EXAMPLE 3

The silver-polyquat complex was applied to Promogran® dressing, a collagen and oxidised regenerated cellulose product (Johnson & Johnson medical, Divison of Ethicon, Inc. Gargrave, U.K.). The Promogran® dressing was cut into 1×1 cm squares. The silver-polyquat complex solution prepared in Example 1 was applied onto the Promogran® dressing at 100 ul/cm2. Each Promogran® dressing section contained 100 ug silver nitrate (in the polyquat complex)/cm2 and was tested for light stability in Example 5.

EXAMPLE 4

The silver-polyquat complex was applied to Nu-Gel® hydrogel (Johnson & Johnson medical, Divison of Ethicon, Inc. Gargrave, U.K.). The Nu-Gel® hydrogel was cut into 1×1 cm squares. The silver-polyquat complex solution prepared in Example 1 was applied onto the Nu-Gel® hydrogel section at 50 ul/cm2. Each Nu-Gel® section contained 50 ug silver nitrate (in the polyquat complex)/cm2 and was tested for light stability in Example 5.

EXAMPLE 5

Comparison of the stabilized silver compositions on devices with silver alone on devices against discoloration by heat and light.

Stability against light was determined by exposing samples from Examples 1-4 to sunlight through a glass window for 1 to 6 hours. Discoloration was determined by visual observation.

Stability against heat was determined for samples from Examples 1-4, which were each sealed into autoclavable bags and subjected to heat treatment at 121° C. for 60 minutes.

Control samples (“Silver Alone” in Table 1) were prepared to contain the same amount of silver nitrate as the amount of silver nitrate in the polyquat complex, in each of the samples prepared in Example 1-4. The control samples were evaluated for stability against light and heat in the manner described above.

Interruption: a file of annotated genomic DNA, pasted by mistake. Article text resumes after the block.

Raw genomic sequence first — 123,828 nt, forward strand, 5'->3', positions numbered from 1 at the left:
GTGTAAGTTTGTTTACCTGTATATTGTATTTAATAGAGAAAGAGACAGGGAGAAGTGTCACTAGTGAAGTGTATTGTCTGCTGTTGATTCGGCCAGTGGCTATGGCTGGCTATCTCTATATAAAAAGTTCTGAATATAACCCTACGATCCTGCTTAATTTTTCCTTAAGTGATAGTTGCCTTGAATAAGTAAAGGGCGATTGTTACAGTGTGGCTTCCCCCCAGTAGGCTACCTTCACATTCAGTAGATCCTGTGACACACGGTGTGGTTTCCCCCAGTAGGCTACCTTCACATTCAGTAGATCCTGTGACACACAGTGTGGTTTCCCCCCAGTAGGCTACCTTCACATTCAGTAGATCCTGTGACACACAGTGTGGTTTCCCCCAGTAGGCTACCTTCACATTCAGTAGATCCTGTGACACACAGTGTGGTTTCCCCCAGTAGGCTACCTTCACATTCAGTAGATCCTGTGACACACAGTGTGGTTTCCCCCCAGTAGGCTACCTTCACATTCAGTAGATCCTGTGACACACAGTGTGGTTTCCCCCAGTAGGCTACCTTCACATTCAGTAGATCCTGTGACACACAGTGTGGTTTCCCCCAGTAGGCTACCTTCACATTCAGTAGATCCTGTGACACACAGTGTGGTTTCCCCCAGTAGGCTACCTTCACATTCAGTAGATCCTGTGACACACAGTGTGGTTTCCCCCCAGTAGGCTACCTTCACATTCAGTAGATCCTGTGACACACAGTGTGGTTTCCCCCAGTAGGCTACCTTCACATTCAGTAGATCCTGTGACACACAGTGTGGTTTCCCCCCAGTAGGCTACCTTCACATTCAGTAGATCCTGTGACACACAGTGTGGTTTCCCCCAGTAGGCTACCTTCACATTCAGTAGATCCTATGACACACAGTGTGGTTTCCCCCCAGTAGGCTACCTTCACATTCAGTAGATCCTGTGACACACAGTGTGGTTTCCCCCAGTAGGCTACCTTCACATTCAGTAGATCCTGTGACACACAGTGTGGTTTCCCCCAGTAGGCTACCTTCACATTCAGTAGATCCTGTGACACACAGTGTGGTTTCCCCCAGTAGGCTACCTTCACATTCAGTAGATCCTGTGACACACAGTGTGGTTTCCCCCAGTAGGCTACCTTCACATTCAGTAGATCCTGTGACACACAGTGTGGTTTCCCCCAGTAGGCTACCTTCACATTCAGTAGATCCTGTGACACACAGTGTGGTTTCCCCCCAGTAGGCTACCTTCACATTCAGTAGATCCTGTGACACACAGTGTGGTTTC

The use of the stabilized silver-polyquat complex prevented discoloration as illustrated by the results shown in Table 1. The control samples that contained 50 or 100 ug Ag NO3 became dark brown after one hour exposure to sunlight, while the samples of Example 1-4 containing 50 ug or 100 ug silver-polyquat complex showed no color change after more than 6 hours exposure of sunlight.

TABLE 1
Silver stabilization against discoloration
by using Polyquaternium 1 (Onamer M)
SunlightHeat
StabilizedStabilized
ExampleSilver AlonesilverSilver Alonesilver
1dark brownwhitebrownwhite
2yellow brownwhiteN/AN/A
3dark brownwhiteN/AN/A
4dark brownwhiteN/AN/A

EXAMPLE 6

Comparison of the antimicrobial efficacy of stabilized silver compositions on samples with samples having silver alone, after heat treatment and sunlight exposure

The sample of Example 1 that was tested in Example 5 was further evaluated for its antimicrobial efficacy. The samples were placed into Tryptic Soy agar medium inoculated with about 105 cfu bacteria. Zones of inhibition were recorded after the plates were incubated at 37° C. for 24 hr. Zone of inhibition was defined as the distance from edge of the sample to the clear edge of bacterial lawn.